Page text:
Originally published by the Fabian Society:
Our economy has been hollowed out. More families are in work but struggling to make ends meet as underemployment, job insecurity and low pay dominates the lives of too many. On top of that millions of people pay more of what little they have for basic goods and services.
Poverty premium means that people living in poverty or on a low income are often paying more for the same goods and services than people who are better-off financially. Research from the University of Bristol suggests that this could cost low income families on average £490 a year. Of course, averages can hide extremes. In its worst manifestations, poverty premium can cost some households over £1000 a year.
The economic context is key to understanding why poverty premium is so damaging. More than one fifth of the UK’s population live in poverty. The government’s welfare changes have squeezed low income families and individuals. Earnings and working hours have not improved uniformly across the country, or even across cities; towns like my own, Oldham, have been cut adrift from economic progress. Foundation industries – once the beating heart of our manufacturing towns – have been wiped out in favour of tech and finance jobs in cities. In Britain today, there are fewer manufacturing jobs than at any point in our industrial history.
Some would dismiss poverty premium at first glance. To them, the extra costs which research has quantified seem trivial; paying for paper utility bills rather than online statements (£5 a year) and for insurance on a monthly basis (£9) seem like insignificant amounts. It is also easy to brush aside poverty premium if you think the free market works freely and equally for everyone. But the marketplace isn’t a level playing field; the more financial clout you have the more choices you have. The reality for low income families is it’s not as easy to shop around for deals on goods and services.
Let’s look at a few examples. The application of personal loan rates for people who can’t afford to buy necessary goods up front is an example of how the market is distorted to benefit people who wield greater financial clout. For example, you are certainly going to pay more by covering the cost of an essential white good on a monthly basis, than someone who has a surplus up front budget and the time to shop for the best deal on the high street or online. According to Moneyfacts.co.uk someone with a fair credit rating can get a personal loan rate of 14.9%. But if you have a poor credit rating, which is more likely if you’re on a low income and have been forced to miss repayments, you are unlikely to be offered a deal below 37.9%.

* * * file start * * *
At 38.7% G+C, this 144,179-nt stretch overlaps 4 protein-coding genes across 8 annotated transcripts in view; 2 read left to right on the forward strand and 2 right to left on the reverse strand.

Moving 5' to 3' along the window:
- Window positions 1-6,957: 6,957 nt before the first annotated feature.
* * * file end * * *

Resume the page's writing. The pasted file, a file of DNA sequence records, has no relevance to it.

Where you live and the choice of products on your doorstep can be a determining factor too. Lack of access to a free ATM or to a low-cost supermarket are examples of how the market is skewed in favour of people who have a financial choice over where they live. Even public transport to the nearest supermarket may be ruled out if you have to make regular and expensive journeys or if you have children in tow. Over the course of a year, such narrow and more expensive options will make a significant difference.
These are classic examples of poverty premium. You are no better off consequently and the product is the same. But because you are constrained by your financial situation, you pay a premium on this product that someone more financially sound than you can avoid.
Can anything be done to fix this? The response goes beyond government policy making, although this is important. Labour has long called for reforms to the energy market, which research shows is disproportionately costing low income families. Theresa May’s government have taken note, launching a Green Paper looking at ‘how to set the market right’ where it is not working for consumers.
New poverty premiums come and go, as demand in the market changes and new products are created to feed that demand. With that in mind there is hope that ethical products and services operate on fertile ground. We have seen some excellent examples of innovation emerge to attempt to fix the market where it is most broken for people on a low income. The Joseph Rowntree Foundation, among others, has been backing the Fair by Design Fund, which invests in enterprises and aims to create fair access to products and services, whether it be in energy, finance, insurance, or by challenging geographical obstacles. Credit unions too have always been a grassroots alternative and now they are really stepping up, using technology to empower members and provide a real alternative to pay day lenders.
Consumers are coming together through co-operatives and mutuals, together using their collective buying power to strike better deals with energy companies and even generating power themselves to sell back to the grid, including in my own town where Oldham Community Power installs solar panels onto public buildings like schools. We can also look towards the Liverpool Energy Community Company (LECCY), which offers families a low cost, not-for-profit energy company to switch to.
We can’t rely on this government alone to fix the problem – despite it being partly one of their own making – but we do need to push those in power much harder. While grassroots responses are inspiring, the vast majority are caught out by a cycle of low wage, high cost living.
If Britain is to succeed we must repair our economy and reinvest in quality skilled jobs, but we must also tackle head on the financial exploitation taking place every minute of every day in goods and services too.